This latest tour of Headlong’s sell-out west-end show from the National delivers a play in which form and content compliment each other with enigmatic dexterity; in which questions are posed by characters who themselves are somewhat questionable in both intent and integrity, and one is taken on a journey that the play itself keeps on telling you is pointless, but turns out to be anything but.
Barely minutes after the play begins, you are blasted with a sensory explosion of sound and feeling, accompanied by some of the company’s signature physical aesthetic to provide the sensation of a drug-induced psychotic break in sympathy with the protagonist, Emma, as both audience and character struggle to make sense of each new reality presented to them.
The main source of this uncertainty comes from Emma herself, who simultaneously strives for an unattainable, objective truth in her own reality while doing everything in her power to destabilise it for those around her. It would be very easy, to dismiss her as simply another tortured intellectual, wrapped up in her own nihilistic self-indulgence. However, as the play progresses, it reveals itself to be a much smarter, more self-aware piece than its somewhat gauche inception might suggest – rather than presenting us with another instance of a self-obsessed, middle-class artist who just can’t even with life because it’s all so meaningless, it’s nice to see this trope taken down a peg or two to actually touch with some integrity on problems and questions of addiction, belief, family, and responsibility.
While the script through which it achieves this is perhaps, at times, a little protracted, the sheer quality of the writing makes it well-worth the time invested, and, in this production, is brought to life by an exceptionally powerful and beautifully realised set of performances from a singularly capable cast. The relationship between the tempestuous Emma and her phlegmatic physician is a particularly interesting dynamic, as well as the tremendous ensemble spirit created by the whole cast in the intermittent rehabilitation sessions. The set too is a mercurial masterpiece which employs an extraordinary plethora of media to create an amorphous theatrical organism that envelops the actors in the perfect means of delivery for their story, and the trademark Headlong approach which weaves itself seamlessly through the story makes for a uniquely captivating experience.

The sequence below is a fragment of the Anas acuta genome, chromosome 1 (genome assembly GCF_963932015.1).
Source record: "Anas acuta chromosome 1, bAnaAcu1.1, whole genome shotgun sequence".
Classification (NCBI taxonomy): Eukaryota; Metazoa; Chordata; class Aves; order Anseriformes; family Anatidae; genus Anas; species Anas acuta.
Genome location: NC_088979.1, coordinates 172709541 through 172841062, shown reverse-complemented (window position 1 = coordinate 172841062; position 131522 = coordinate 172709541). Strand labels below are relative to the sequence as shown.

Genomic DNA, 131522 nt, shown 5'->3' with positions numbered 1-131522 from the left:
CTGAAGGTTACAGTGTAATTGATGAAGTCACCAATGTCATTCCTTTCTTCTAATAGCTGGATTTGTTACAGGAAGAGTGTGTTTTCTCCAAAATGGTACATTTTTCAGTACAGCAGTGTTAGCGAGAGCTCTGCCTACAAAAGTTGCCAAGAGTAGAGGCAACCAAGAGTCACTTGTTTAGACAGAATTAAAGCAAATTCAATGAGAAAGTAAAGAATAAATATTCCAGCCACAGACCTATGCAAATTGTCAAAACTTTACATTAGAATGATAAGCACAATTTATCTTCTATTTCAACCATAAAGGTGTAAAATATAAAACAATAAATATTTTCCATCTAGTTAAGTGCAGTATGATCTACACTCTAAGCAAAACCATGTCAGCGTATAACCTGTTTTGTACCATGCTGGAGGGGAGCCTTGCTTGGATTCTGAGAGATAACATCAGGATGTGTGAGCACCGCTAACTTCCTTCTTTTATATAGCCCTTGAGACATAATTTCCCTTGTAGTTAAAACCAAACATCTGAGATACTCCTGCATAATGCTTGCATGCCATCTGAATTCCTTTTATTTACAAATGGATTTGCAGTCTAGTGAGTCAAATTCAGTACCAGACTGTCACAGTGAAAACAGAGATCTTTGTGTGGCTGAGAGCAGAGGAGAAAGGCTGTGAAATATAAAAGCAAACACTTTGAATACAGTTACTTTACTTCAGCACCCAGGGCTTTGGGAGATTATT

This ultimately seems to be a play about a woman trying to make sense of the reality presented to her, and the play creates a very similar effect upon its audience. Just as one feels one has grasped the main thrust of the narrative, the essence of the characters, or any sort of abiding theme, these expectations are confounded, and another curtain is thrown back to reveal a new reality, only to realise that this too might be just another backdrop to something deeper and more unsettling. In this way, the Headlong/National collaboration have created a work of visceral contradiction and sublime cohesion to deal with a number of timely, challenging, and superbly realised themes with both energy and poise. 4/5
People, Places and Things is currently showing until Saturday 28th October 2017 at the Bristol Old Vic. To find out more about the production, visit here…
Leave a Comment